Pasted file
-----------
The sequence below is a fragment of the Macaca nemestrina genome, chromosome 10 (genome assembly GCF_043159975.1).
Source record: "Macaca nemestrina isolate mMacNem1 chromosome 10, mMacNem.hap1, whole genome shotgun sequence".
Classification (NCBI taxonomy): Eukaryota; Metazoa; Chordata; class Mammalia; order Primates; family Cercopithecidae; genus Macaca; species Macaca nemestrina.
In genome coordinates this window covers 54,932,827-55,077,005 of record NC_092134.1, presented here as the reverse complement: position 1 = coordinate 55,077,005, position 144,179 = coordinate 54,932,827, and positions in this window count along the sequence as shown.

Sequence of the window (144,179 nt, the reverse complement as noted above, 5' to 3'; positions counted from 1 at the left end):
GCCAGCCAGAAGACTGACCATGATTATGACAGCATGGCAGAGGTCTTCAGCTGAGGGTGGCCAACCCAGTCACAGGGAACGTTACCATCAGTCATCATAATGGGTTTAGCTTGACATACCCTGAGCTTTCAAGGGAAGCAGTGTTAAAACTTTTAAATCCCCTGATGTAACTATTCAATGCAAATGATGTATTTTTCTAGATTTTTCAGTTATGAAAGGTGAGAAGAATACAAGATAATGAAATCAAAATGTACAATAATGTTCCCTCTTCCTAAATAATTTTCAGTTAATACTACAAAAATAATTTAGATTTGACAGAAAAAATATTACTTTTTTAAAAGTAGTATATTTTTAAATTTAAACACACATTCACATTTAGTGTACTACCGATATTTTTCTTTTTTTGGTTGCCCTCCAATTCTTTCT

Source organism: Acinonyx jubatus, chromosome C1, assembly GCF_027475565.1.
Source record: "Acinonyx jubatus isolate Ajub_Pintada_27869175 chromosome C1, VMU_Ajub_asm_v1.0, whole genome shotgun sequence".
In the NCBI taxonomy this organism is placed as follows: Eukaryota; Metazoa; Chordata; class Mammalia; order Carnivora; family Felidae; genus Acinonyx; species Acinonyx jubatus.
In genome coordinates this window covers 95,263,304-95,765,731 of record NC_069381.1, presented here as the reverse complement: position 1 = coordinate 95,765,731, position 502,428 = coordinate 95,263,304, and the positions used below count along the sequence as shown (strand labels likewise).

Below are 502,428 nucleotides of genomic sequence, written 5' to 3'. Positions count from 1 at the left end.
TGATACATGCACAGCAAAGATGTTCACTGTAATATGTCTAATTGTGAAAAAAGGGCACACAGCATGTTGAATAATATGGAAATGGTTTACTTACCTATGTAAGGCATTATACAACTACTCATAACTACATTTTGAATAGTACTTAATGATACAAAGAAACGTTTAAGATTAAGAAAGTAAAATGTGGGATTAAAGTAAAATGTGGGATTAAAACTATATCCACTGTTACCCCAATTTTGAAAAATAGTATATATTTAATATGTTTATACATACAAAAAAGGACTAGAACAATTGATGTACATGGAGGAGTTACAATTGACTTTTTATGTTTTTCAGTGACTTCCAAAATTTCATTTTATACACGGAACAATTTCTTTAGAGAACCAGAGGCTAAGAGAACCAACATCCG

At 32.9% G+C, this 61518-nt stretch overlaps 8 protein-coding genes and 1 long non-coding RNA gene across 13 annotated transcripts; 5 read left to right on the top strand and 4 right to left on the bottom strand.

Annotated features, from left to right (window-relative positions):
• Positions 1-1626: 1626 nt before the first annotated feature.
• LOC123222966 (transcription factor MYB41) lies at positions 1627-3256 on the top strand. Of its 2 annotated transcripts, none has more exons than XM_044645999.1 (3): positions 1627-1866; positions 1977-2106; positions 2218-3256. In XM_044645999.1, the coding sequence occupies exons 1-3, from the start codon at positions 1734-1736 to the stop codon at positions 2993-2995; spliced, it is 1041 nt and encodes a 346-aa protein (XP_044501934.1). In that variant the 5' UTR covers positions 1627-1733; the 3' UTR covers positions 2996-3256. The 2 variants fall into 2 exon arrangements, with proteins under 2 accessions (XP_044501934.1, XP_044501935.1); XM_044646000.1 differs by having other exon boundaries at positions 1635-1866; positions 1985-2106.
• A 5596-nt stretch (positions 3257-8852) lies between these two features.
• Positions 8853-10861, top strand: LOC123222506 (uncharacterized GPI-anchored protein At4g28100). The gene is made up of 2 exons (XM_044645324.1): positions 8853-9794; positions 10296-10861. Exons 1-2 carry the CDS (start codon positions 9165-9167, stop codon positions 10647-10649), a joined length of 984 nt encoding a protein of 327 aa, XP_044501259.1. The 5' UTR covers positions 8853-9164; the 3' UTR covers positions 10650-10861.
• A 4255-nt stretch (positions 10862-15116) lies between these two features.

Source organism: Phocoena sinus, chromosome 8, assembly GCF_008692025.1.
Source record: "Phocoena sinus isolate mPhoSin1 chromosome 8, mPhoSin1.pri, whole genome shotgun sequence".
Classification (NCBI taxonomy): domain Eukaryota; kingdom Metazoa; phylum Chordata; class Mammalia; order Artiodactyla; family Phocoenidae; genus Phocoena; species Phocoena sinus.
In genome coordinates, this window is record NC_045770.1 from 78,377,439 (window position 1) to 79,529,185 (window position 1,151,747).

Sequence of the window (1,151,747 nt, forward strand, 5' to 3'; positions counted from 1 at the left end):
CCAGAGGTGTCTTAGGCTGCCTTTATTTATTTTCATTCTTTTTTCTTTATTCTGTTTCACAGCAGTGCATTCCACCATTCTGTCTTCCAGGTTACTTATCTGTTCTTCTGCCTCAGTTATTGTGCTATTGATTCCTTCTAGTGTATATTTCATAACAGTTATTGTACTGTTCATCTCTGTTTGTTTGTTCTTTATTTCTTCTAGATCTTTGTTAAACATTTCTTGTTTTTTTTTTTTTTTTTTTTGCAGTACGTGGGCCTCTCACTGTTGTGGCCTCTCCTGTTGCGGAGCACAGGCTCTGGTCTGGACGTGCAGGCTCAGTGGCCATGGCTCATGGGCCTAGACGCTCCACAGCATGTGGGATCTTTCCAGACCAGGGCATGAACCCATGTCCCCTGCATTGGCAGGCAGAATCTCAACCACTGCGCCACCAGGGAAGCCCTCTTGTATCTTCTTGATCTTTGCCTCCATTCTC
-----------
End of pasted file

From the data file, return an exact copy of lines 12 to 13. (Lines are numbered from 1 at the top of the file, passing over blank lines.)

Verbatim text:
TGATACATGCACAGCAAAGATGTTCACTGTAATATGTCTAATTGTGAAAAAAGGGCACACAGCATGTTGAATAATATGGAAATGGTTTACTTACCTATGTAAGGCATTATACAACTACTCATAACTACATTTTGAATAGTACTTAATGATACAAAGAAACGTTTAAGATTAAGAAAGTAAAATGTGGGATTAAAGTAAAATGTGGGATTAAAACTATATCCACTGTTACCCCAATTTTGAAAAATAGTATATATTTAATATGTTTATACATACAAAAAAGGACTAGAACAATTGATGTACATGGAGGAGTTACAATTGACTTTTTATGTTTTTCAGTGACTTCCAAAATTTCATTTTATACACGGAACAATTTCTTTAGAGAACCAGAGGCTAAGAGAACCAACATCCG

At 32.9% G+C, this 61518-nt stretch overlaps 8 protein-coding genes and 1 long non-coding RNA gene across 13 annotated transcripts; 5 read left to right on the top strand and 4 right to left on the bottom strand.